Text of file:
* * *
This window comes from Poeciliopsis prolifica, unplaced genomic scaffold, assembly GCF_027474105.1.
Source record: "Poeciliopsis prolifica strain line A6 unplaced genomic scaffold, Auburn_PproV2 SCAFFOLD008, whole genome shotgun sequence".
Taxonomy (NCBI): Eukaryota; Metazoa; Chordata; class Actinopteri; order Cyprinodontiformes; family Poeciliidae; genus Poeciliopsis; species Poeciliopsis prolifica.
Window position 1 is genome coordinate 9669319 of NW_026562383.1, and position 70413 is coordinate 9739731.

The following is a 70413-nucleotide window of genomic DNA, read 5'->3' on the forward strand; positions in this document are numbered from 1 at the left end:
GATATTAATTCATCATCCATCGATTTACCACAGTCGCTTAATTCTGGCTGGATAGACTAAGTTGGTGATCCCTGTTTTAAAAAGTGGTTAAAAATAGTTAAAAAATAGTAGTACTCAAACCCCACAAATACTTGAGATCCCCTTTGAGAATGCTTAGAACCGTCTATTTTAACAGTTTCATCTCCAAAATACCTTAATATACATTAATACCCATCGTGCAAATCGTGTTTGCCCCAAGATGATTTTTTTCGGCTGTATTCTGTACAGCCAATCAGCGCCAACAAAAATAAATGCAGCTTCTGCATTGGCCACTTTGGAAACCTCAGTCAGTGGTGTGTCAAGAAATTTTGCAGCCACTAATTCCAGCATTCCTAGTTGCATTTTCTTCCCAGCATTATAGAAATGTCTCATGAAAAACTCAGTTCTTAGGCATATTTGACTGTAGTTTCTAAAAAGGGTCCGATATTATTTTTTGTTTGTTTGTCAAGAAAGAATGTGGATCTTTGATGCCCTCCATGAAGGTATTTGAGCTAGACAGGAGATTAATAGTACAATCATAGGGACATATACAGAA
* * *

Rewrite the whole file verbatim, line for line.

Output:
This window comes from Poeciliopsis prolifica, unplaced genomic scaffold, assembly GCF_027474105.1.
Source record: "Poeciliopsis prolifica strain line A6 unplaced genomic scaffold, Auburn_PproV2 SCAFFOLD008, whole genome shotgun sequence".
Taxonomy (NCBI): Eukaryota; Metazoa; Chordata; class Actinopteri; order Cyprinodontiformes; family Poeciliidae; genus Poeciliopsis; species Poeciliopsis prolifica.
Window position 1 is genome coordinate 9669319 of NW_026562383.1, and position 70413 is coordinate 9739731.

The following is a 70413-nucleotide window of genomic DNA, read 5'->3' on the forward strand; positions in this document are numbered from 1 at the left end:
GATATTAATTCATCATCCATCGATTTACCACAGTCGCTTAATTCTGGCTGGATAGACTAAGTTGGTGATCCCTGTTTTAAAAAGTGGTTAAAAATAGTTAAAAAATAGTAGTACTCAAACCCCACAAATACTTGAGATCCCCTTTGAGAATGCTTAGAACCGTCTATTTTAACAGTTTCATCTCCAAAATACCTTAATATACATTAATACCCATCGTGCAAATCGTGTTTGCCCCAAGATGATTTTTTTCGGCTGTATTCTGTACAGCCAATCAGCGCCAACAAAAATAAATGCAGCTTCTGCATTGGCCACTTTGGAAACCTCAGTCAGTGGTGTGTCAAGAAATTTTGCAGCCACTAATTCCAGCATTCCTAGTTGCATTTTCTTCCCAGCATTATAGAAATGTCTCATGAAAAACTCAGTTCTTAGGCATATTTGACTGTAGTTTCTAAAAAGGGTCCGATATTATTTTTTGTTTGTTTGTCAAGAAAGAATGTGGATCTTTGATGCCCTCCATGAAGGTATTTGAGCTAGACAGGAGATTAATAGTACAATCATAGGGACATATACAGAA